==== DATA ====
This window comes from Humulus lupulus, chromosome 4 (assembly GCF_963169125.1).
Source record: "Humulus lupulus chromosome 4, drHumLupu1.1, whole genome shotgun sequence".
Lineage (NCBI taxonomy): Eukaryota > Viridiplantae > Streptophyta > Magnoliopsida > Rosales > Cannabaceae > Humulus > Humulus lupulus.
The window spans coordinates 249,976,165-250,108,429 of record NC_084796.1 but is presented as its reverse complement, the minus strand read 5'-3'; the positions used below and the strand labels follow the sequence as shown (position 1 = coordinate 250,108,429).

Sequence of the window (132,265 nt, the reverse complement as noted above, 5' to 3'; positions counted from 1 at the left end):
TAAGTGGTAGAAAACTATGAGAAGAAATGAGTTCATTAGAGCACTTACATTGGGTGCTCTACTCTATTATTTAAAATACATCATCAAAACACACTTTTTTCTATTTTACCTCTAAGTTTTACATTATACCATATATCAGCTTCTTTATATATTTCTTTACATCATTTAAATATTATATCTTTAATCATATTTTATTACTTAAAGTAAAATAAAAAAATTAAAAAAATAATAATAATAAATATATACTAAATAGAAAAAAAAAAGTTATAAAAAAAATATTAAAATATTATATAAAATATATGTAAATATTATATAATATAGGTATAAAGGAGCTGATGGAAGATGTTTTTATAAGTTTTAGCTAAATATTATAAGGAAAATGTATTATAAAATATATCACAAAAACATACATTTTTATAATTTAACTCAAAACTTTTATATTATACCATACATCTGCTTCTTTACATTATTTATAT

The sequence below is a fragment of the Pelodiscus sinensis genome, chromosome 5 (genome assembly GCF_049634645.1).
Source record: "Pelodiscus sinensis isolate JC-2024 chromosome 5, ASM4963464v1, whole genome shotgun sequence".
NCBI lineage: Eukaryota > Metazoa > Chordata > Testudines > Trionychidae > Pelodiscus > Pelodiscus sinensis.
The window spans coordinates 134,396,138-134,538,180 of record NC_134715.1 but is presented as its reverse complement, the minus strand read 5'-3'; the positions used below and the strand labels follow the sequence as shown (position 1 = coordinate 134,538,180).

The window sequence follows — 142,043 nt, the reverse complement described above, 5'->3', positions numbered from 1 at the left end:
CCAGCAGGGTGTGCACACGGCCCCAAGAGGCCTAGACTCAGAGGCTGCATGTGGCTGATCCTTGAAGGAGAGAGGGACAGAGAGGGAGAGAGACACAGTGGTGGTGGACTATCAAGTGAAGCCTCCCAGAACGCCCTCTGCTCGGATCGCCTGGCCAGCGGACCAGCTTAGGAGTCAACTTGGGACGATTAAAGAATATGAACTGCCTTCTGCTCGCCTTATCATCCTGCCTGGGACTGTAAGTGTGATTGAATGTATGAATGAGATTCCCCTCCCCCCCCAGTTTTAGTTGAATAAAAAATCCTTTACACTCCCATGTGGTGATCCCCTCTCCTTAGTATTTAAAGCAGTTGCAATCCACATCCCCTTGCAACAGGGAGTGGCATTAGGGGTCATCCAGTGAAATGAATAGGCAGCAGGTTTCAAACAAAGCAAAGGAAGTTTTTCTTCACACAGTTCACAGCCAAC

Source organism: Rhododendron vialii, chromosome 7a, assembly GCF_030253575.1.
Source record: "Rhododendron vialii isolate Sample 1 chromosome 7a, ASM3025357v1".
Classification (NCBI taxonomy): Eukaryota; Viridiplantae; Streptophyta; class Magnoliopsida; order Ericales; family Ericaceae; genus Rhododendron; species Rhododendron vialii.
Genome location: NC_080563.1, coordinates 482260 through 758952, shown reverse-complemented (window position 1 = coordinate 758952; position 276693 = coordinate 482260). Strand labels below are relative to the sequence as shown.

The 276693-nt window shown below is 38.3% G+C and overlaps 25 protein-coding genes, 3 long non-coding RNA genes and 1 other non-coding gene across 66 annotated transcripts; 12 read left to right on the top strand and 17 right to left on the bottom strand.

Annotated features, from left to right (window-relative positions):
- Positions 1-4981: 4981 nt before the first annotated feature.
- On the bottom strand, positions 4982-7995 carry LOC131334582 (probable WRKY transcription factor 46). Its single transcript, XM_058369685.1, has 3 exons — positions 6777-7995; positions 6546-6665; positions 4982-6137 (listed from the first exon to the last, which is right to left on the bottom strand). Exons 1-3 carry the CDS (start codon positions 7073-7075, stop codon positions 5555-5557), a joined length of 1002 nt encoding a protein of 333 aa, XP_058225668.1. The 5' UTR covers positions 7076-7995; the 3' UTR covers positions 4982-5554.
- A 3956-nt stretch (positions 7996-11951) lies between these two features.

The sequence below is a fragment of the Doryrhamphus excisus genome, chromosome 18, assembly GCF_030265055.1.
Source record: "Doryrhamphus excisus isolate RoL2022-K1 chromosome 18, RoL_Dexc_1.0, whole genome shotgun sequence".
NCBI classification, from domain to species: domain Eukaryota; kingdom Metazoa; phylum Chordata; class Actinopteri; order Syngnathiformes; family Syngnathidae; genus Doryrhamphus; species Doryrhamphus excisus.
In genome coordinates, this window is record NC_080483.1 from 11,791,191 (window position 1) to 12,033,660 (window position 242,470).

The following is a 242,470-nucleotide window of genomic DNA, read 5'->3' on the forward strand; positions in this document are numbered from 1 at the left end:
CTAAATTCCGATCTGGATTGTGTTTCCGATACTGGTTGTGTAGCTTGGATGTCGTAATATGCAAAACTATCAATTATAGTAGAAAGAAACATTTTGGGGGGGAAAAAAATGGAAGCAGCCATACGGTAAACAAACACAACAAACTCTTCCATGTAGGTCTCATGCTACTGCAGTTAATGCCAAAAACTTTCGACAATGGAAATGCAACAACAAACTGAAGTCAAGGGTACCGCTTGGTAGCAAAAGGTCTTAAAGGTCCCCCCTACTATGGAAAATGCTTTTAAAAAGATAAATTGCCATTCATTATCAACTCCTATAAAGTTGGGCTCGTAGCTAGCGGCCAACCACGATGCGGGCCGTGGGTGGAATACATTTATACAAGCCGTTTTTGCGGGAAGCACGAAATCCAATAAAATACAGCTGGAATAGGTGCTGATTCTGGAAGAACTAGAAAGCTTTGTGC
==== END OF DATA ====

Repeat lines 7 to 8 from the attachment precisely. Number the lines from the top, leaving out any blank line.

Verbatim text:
The sequence below is a fragment of the Pelodiscus sinensis genome, chromosome 5 (genome assembly GCF_049634645.1).
Source record: "Pelodiscus sinensis isolate JC-2024 chromosome 5, ASM4963464v1, whole genome shotgun sequence".